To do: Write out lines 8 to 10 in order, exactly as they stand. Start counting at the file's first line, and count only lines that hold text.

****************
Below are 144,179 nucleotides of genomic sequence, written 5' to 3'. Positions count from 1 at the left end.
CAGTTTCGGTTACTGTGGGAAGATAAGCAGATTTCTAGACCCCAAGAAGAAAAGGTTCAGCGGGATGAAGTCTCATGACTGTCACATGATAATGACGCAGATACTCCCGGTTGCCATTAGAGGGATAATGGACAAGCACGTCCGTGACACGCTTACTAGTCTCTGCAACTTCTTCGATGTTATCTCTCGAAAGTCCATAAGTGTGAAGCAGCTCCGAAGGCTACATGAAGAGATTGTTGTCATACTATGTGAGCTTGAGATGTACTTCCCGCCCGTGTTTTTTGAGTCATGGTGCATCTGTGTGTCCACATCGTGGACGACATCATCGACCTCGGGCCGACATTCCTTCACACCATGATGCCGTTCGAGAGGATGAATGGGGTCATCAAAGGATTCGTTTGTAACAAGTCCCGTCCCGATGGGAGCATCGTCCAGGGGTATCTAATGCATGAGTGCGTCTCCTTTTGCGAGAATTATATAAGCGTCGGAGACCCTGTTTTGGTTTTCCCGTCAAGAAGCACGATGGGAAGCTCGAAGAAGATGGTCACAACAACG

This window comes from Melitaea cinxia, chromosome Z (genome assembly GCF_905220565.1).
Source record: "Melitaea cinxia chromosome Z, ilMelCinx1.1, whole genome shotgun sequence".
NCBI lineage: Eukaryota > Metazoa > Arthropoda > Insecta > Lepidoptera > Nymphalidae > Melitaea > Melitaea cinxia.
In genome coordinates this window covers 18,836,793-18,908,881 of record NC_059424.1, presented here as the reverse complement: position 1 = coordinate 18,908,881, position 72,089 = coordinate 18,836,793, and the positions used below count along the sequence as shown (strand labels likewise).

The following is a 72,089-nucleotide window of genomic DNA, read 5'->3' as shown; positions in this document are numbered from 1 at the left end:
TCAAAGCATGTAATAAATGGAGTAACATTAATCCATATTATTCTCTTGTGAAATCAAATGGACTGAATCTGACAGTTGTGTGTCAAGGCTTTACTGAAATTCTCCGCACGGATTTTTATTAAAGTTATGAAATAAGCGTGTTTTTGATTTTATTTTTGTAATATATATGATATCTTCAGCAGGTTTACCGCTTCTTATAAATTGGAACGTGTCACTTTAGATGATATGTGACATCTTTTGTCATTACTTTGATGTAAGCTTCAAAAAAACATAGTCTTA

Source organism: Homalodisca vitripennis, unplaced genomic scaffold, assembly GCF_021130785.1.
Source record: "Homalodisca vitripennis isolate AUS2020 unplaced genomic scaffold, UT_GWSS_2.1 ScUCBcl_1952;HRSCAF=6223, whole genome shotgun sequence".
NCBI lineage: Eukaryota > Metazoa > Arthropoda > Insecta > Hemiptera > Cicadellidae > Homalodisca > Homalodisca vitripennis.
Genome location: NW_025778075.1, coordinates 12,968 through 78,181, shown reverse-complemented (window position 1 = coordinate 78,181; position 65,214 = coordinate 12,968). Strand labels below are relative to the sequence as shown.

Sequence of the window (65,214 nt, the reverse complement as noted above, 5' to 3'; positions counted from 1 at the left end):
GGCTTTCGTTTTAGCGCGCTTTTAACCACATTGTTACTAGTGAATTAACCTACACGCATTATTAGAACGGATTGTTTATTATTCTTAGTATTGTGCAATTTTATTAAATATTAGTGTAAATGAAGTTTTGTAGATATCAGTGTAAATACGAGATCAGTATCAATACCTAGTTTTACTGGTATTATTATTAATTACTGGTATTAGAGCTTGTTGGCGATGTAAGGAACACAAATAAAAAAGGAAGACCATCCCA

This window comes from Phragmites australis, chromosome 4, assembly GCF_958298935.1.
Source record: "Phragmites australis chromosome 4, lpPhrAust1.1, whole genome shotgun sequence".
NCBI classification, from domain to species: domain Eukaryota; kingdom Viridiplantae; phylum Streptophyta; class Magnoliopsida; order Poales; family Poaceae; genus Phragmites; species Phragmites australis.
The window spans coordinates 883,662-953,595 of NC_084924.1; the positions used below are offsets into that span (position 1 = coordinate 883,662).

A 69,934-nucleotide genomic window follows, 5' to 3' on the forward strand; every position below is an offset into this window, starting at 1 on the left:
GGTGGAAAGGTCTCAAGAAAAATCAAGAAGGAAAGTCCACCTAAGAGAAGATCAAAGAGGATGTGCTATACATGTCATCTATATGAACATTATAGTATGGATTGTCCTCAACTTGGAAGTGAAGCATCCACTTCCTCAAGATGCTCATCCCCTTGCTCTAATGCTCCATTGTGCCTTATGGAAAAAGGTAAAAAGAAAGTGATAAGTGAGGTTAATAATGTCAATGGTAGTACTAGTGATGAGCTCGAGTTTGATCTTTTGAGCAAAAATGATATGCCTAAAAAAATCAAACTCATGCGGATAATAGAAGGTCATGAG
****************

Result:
TCAAAGCATGTAATAAATGGAGTAACATTAATCCATATTATTCTCTTGTGAAATCAAATGGACTGAATCTGACAGTTGTGTGTCAAGGCTTTACTGAAATTCTCCGCACGGATTTTTATTAAAGTTATGAAATAAGCGTGTTTTTGATTTTATTTTTGTAATATATATGATATCTTCAGCAGGTTTACCGCTTCTTATAAATTGGAACGTGTCACTTTAGATGATATGTGACATCTTTTGTCATTACTTTGATGTAAGCTTCAAAAAAACATAGTCTTA

Source organism: Homalodisca vitripennis, unplaced genomic scaffold, assembly GCF_021130785.1.
Source record: "Homalodisca vitripennis isolate AUS2020 unplaced genomic scaffold, UT_GWSS_2.1 ScUCBcl_1952;HRSCAF=6223, whole genome shotgun sequence".